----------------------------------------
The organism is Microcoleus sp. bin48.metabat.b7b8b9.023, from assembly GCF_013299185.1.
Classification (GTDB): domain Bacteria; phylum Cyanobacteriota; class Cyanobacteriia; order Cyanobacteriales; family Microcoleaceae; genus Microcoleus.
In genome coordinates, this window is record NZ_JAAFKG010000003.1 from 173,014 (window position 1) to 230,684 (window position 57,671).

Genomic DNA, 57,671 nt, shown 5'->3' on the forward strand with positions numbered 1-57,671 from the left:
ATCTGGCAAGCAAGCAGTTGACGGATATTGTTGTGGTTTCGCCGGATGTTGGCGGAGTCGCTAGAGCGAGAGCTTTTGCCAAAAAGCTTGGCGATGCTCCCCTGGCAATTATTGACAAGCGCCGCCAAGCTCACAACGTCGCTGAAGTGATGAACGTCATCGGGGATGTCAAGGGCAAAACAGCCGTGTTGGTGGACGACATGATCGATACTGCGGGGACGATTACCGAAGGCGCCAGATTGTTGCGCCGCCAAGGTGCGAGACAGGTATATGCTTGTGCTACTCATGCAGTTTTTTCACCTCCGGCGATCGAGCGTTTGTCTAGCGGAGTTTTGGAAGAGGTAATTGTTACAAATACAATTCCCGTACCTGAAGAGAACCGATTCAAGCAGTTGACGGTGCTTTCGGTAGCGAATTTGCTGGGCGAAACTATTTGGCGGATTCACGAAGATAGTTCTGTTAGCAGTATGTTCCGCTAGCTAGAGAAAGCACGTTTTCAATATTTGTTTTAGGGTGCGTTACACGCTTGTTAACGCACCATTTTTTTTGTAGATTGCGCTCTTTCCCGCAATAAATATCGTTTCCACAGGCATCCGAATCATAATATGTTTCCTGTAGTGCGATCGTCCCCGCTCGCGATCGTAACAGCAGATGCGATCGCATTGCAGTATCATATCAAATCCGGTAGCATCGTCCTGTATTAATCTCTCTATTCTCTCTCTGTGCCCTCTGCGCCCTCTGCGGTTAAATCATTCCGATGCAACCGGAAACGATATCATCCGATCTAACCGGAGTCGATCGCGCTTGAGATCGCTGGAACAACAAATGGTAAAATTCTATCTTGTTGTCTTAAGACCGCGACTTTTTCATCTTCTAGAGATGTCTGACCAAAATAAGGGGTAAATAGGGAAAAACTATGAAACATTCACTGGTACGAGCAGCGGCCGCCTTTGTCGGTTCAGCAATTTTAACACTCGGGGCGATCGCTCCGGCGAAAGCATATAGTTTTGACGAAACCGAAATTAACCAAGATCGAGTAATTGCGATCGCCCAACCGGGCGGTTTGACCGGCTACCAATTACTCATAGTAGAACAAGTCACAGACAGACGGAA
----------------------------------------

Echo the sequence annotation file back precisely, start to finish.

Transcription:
The organism is Microcoleus sp. bin48.metabat.b7b8b9.023, from assembly GCF_013299185.1.
Classification (GTDB): domain Bacteria; phylum Cyanobacteriota; class Cyanobacteriia; order Cyanobacteriales; family Microcoleaceae; genus Microcoleus.
In genome coordinates, this window is record NZ_JAAFKG010000003.1 from 173,014 (window position 1) to 230,684 (window position 57,671).

Genomic DNA, 57,671 nt, shown 5'->3' on the forward strand with positions numbered 1-57,671 from the left:
ATCTGGCAAGCAAGCAGTTGACGGATATTGTTGTGGTTTCGCCGGATGTTGGCGGAGTCGCTAGAGCGAGAGCTTTTGCCAAAAAGCTTGGCGATGCTCCCCTGGCAATTATTGACAAGCGCCGCCAAGCTCACAACGTCGCTGAAGTGATGAACGTCATCGGGGATGTCAAGGGCAAAACAGCCGTGTTGGTGGACGACATGATCGATACTGCGGGGACGATTACCGAAGGCGCCAGATTGTTGCGCCGCCAAGGTGCGAGACAGGTATATGCTTGTGCTACTCATGCAGTTTTTTCACCTCCGGCGATCGAGCGTTTGTCTAGCGGAGTTTTGGAAGAGGTAATTGTTACAAATACAATTCCCGTACCTGAAGAGAACCGATTCAAGCAGTTGACGGTGCTTTCGGTAGCGAATTTGCTGGGCGAAACTATTTGGCGGATTCACGAAGATAGTTCTGTTAGCAGTATGTTCCGCTAGCTAGAGAAAGCACGTTTTCAATATTTGTTTTAGGGTGCGTTACACGCTTGTTAACGCACCATTTTTTTTGTAGATTGCGCTCTTTCCCGCAATAAATATCGTTTCCACAGGCATCCGAATCATAATATGTTTCCTGTAGTGCGATCGTCCCCGCTCGCGATCGTAACAGCAGATGCGATCGCATTGCAGTATCATATCAAATCCGGTAGCATCGTCCTGTATTAATCTCTCTATTCTCTCTCTGTGCCCTCTGCGCCCTCTGCGGTTAAATCATTCCGATGCAACCGGAAACGATATCATCCGATCTAACCGGAGTCGATCGCGCTTGAGATCGCTGGAACAACAAATGGTAAAATTCTATCTTGTTGTCTTAAGACCGCGACTTTTTCATCTTCTAGAGATGTCTGACCAAAATAAGGGGTAAATAGGGAAAAACTATGAAACATTCACTGGTACGAGCAGCGGCCGCCTTTGTCGGTTCAGCAATTTTAACACTCGGGGCGATCGCTCCGGCGAAAGCATATAGTTTTGACGAAACCGAAATTAACCAAGATCGAGTAATTGCGATCGCCCAACCGGGCGGTTTGACCGGCTACCAATTACTCATAGTAGAACAAGTCACAGACAGACGGAA